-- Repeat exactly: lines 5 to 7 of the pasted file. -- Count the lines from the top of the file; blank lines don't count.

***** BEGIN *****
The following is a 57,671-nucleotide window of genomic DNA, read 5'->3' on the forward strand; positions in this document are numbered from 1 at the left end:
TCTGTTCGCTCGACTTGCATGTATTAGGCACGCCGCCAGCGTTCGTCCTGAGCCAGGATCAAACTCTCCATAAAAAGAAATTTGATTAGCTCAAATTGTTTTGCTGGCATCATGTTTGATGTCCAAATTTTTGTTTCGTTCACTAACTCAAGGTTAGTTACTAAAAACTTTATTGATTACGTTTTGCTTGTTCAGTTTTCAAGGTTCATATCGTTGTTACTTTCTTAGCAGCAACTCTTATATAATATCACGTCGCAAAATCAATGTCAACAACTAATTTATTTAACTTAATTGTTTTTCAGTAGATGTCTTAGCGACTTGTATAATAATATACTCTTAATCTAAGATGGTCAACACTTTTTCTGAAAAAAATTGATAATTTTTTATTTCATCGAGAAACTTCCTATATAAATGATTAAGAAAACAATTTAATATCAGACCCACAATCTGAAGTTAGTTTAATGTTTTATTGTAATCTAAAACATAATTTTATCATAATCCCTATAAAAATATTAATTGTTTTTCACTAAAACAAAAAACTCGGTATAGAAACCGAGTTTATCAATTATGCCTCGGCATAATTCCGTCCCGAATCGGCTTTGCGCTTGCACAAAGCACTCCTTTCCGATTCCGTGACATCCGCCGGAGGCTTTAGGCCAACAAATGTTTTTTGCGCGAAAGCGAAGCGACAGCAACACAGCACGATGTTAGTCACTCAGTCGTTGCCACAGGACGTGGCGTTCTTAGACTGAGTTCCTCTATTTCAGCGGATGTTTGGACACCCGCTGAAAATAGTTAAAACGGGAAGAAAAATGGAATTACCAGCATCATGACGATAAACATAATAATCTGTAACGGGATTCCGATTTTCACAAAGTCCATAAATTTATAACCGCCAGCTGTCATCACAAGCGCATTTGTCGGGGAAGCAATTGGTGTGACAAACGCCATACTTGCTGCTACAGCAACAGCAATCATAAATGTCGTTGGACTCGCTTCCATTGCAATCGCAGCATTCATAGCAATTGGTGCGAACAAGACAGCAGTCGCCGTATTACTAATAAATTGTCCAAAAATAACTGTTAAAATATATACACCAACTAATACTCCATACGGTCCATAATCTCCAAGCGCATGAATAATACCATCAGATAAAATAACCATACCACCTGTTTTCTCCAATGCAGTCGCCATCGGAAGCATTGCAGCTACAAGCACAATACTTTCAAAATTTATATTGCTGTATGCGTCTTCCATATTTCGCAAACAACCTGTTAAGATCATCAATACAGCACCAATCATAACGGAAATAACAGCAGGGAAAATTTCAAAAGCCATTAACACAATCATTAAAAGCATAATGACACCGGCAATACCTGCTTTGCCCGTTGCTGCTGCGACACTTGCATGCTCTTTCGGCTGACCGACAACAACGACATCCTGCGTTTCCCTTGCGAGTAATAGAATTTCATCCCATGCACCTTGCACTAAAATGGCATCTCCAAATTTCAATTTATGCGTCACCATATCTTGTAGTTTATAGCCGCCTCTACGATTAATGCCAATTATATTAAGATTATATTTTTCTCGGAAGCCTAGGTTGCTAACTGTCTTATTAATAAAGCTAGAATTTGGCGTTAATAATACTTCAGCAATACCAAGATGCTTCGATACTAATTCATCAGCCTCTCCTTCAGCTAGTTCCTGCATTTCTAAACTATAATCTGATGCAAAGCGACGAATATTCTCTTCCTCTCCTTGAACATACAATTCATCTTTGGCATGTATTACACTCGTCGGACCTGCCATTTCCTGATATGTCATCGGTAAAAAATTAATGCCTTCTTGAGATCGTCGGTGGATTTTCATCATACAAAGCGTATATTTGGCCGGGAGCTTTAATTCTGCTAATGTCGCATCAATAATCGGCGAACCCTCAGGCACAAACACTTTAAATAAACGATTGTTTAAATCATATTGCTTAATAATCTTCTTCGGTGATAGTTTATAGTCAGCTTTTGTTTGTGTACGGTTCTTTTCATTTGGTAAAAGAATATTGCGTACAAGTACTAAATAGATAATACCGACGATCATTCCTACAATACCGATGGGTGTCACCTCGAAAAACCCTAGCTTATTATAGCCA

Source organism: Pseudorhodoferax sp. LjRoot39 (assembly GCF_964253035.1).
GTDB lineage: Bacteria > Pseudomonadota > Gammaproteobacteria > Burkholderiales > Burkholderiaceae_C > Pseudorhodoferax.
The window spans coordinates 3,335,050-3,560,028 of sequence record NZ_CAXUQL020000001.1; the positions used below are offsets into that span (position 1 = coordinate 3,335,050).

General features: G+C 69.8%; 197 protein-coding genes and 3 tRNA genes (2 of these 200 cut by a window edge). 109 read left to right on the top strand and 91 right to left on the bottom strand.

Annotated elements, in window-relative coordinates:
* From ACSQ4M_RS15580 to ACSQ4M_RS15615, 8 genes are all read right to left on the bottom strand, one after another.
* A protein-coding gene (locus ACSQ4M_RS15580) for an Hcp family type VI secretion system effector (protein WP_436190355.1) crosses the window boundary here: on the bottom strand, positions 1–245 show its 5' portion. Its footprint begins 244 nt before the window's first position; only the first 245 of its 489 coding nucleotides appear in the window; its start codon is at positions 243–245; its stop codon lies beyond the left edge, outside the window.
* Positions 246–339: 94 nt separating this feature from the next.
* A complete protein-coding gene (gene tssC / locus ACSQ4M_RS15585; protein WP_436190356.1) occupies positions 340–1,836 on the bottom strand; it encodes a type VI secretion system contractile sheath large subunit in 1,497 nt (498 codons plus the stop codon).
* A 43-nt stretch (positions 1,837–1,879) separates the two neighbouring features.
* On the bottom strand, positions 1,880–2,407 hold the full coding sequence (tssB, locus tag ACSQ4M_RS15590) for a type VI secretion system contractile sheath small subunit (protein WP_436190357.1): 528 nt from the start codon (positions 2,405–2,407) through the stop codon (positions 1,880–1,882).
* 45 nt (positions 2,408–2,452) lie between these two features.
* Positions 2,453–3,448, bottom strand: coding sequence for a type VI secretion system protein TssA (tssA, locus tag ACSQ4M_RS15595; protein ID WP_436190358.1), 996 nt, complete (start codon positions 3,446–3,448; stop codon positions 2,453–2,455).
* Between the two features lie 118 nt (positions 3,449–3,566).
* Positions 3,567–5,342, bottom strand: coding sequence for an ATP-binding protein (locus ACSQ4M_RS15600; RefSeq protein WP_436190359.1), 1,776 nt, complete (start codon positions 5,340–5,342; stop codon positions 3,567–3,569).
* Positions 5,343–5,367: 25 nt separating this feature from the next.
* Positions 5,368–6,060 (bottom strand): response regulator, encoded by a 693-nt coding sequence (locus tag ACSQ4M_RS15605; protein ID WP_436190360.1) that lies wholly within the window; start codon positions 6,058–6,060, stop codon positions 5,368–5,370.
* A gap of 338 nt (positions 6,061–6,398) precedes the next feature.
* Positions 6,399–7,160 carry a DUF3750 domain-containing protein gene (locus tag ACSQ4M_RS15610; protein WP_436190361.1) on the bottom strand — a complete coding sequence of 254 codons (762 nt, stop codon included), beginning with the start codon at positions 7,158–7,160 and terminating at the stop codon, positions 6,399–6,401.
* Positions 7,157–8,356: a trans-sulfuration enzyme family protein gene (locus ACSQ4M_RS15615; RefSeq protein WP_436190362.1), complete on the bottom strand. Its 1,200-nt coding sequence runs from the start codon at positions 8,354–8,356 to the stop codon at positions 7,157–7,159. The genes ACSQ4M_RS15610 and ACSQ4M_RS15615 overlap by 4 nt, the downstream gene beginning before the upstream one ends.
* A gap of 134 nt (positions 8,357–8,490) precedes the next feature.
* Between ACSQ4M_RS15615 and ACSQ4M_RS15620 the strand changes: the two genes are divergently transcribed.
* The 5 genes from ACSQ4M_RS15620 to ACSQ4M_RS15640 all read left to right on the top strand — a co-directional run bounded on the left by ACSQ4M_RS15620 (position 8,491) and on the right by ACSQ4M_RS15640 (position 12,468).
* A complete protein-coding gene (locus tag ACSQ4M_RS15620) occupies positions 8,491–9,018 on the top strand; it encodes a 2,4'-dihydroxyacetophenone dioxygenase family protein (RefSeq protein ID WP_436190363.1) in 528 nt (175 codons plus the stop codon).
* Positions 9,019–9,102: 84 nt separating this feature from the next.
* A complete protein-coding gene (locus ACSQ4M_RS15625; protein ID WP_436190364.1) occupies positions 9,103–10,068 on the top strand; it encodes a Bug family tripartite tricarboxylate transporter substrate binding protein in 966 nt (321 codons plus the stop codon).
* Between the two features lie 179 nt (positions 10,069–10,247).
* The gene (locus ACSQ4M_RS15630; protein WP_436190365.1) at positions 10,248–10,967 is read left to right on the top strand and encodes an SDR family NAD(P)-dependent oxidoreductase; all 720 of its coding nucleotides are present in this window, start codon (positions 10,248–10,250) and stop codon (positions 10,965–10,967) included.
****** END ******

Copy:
The window spans coordinates 3,335,050-3,560,028 of sequence record NZ_CAXUQL020000001.1; the positions used below are offsets into that span (position 1 = coordinate 3,335,050).

General features: G+C 69.8%; 197 protein-coding genes and 3 tRNA genes (2 of these 200 cut by a window edge). 109 read left to right on the top strand and 91 right to left on the bottom strand.

Annotated elements, in window-relative coordinates: